14

I will tackle this from three ways. I work as a general contractor when doing flips. I would hope to remember to put up plastic or block off areas. First because I do not want things in other areas to get damaged and secondly because I can allocate someone I am paying $15 an hour to do this. If I didn't think ahead... I don't have 1 plumber out of the 5-...


6

The reason for a rough opening is so that it CAN be rough in dimensions. Your opening should be no problem. Rough openings are made larger to accommodate headers and floors than out of level, adjacent studs that may be out of plumb, framing lumber that has thickness variations, openings that are slightly out of square and maybe some other things I've not ...


6

It is certainly acceptable for the boxes to sit back a little; NEC 314.20 allows a flush mount box to be up to 1/4" back in a non-combustible material like drywall. (See below.) But without a doubt it makes installing the devices (switches and receptacles) more of a pain. There are plastic boxes that work fine with 5/8" drywall. You can nail on ...


6

You are "f'ing" crazy if you think that raising part of your floor is easier than doing some very very minor concrete work. There are all these gotchas for raising a floor and then finishing it so it doesn't look ghetto. Now for doing it right there is breaking concrete, creating a bed for pipe, laying pipe, backfilling, and then adding in ...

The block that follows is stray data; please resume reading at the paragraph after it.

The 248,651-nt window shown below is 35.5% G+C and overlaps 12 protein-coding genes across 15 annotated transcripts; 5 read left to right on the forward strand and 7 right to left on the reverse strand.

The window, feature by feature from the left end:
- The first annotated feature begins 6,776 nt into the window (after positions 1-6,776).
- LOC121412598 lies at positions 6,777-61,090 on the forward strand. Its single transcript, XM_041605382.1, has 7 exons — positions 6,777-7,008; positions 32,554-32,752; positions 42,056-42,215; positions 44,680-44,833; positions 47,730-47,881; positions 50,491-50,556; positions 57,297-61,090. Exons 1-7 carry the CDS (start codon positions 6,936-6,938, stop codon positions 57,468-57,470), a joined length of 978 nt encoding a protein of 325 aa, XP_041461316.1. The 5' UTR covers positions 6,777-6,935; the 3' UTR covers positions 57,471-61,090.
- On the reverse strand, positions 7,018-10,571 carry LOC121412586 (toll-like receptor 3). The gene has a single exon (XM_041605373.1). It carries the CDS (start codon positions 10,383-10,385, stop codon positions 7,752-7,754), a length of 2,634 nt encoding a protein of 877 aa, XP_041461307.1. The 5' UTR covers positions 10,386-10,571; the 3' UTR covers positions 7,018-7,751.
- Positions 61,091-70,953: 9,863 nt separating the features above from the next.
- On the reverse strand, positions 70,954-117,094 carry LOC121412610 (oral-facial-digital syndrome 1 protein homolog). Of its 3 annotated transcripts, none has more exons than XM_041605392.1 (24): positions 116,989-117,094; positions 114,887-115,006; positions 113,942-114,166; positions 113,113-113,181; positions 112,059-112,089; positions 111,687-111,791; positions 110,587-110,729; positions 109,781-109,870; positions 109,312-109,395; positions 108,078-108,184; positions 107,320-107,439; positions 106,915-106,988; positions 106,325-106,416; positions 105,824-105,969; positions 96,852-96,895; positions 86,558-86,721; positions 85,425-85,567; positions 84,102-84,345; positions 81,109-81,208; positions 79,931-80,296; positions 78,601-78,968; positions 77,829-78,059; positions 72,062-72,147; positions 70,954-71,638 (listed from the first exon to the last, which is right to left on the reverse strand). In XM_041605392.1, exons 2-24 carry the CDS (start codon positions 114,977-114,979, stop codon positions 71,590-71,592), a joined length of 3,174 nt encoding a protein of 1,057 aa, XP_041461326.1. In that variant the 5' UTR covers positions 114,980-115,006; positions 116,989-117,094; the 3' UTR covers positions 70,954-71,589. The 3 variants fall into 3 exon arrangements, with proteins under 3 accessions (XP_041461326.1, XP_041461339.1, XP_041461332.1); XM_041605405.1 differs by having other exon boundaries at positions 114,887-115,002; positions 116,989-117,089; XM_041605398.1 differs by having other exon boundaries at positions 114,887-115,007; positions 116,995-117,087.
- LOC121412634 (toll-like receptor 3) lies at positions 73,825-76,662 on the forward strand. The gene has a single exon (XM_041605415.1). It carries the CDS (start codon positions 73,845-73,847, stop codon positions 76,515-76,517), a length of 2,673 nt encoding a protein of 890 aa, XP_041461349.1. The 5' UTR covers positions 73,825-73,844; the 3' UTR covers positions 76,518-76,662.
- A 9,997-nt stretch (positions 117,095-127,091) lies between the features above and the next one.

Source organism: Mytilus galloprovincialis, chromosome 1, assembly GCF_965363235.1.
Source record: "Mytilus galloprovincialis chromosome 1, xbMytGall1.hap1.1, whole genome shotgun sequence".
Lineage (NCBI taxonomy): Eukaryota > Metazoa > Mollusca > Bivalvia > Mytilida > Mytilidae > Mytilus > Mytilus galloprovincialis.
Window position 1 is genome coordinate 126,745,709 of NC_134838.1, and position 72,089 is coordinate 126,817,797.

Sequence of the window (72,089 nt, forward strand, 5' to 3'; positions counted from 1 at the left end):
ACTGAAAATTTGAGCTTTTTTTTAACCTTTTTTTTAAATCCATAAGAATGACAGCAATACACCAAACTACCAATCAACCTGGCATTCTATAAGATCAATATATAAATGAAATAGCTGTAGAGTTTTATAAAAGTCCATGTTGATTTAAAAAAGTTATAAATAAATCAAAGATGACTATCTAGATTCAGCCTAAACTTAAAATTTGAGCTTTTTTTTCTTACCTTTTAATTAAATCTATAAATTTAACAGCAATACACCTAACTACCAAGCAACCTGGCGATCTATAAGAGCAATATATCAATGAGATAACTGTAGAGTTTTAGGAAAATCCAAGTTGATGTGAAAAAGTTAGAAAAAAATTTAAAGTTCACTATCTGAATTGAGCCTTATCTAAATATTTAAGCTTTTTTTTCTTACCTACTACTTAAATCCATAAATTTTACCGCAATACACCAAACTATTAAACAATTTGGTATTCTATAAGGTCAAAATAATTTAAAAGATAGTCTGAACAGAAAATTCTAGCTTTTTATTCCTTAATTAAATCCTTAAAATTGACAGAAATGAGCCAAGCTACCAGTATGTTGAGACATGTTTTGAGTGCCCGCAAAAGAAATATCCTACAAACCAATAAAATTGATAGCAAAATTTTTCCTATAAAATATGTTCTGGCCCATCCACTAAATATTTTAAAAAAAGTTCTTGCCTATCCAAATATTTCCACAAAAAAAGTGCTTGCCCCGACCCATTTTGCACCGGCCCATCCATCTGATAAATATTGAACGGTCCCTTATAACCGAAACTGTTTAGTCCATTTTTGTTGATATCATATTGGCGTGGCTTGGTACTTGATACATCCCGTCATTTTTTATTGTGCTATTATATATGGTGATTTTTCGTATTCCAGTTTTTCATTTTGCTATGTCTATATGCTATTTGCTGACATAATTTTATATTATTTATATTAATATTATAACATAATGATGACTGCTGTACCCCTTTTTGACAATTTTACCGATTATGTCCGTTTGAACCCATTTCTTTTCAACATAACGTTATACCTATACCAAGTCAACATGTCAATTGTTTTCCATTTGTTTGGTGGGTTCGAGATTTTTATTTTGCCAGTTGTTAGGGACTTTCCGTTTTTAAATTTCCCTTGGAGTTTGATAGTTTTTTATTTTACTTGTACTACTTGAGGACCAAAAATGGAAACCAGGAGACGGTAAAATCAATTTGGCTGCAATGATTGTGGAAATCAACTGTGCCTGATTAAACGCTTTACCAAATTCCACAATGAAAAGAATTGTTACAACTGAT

5

You can do a number of things here: Shorten the stud board coming down to the header and move the header up 1.5” to 2” inches (I would do that ) - a nice oscillating cutting tool would make that easy to do right in place. I would then install my cabinet - and I would have a sturdy upper frame for it as well. You could remove it , replace it with something ...


5

Just leave a tail hanging at the location of the first light can. Tape the cleanly-cut end (in case someone does something stupid at the panel) and let the inspector know what's up. Everything after that can be addressed at final inspection. The same situation (and solution) applies for bathroom vanities and other fixture-only (no box) lighting.


5

Cut a 2x4 to length and rip 1-1/4" off each side. Put those up against the top plate, one inside and one outside. The half inch hollow in between is inconsequential. End view _____ |_____| <-- top wall plate |_| |_| <-- 1-1/4" high rippers